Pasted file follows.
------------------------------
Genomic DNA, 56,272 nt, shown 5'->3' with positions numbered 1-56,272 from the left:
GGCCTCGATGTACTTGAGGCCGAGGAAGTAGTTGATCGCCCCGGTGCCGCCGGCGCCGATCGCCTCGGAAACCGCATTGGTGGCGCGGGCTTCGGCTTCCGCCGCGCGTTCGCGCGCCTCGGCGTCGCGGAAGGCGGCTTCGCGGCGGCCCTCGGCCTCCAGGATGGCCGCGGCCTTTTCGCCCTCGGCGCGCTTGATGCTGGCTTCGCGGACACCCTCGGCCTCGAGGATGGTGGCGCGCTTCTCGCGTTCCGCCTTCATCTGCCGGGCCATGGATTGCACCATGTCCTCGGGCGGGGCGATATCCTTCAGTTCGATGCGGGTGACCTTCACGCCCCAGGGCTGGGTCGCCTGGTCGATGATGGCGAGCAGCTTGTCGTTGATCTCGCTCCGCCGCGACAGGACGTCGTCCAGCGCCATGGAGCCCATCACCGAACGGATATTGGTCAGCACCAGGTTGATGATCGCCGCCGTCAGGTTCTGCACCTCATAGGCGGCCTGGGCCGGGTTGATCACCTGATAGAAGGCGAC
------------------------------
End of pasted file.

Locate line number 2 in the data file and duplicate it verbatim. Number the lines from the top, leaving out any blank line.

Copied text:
GGCCTCGATGTACTTGAGGCCGAGGAAGTAGTTGATCGCCCCGGTGCCGCCGGCGCCGATCGCCTCGGAAACCGCATTGGTGGCGCGGGCTTCGGCTTCCGCCGCGCGTTCGCGCGCCTCGGCGTCGCGGAAGGCGGCTTCGCGGCGGCCCTCGGCCTCCAGGATGGCCGCGGCCTTTTCGCCCTCGGCGCGCTTGATGCTGGCTTCGCGGACACCCTCGGCCTCGAGGATGGTGGCGCGCTTCTCGCGTTCCGCCTTCATCTGCCGGGCCATGGATTGCACCATGTCCTCGGGCGGGGCGATATCCTTCAGTTCGATGCGGGTGACCTTCACGCCCCAGGGCTGGGTCGCCTGGTCGATGATGGCGAGCAGCTTGTCGTTGATCTCGCTCCGCCGCGACAGGACGTCGTCCAGCGCCATGGAGCCCATCACCGAACGGATATTGGTCAGCACCAGGTTGATGATCGCCGCCGTCAGGTTCTGCACCTCATAGGCGGCCTGGGCCGGGTTGATCACCTGATAGAAGGCGAC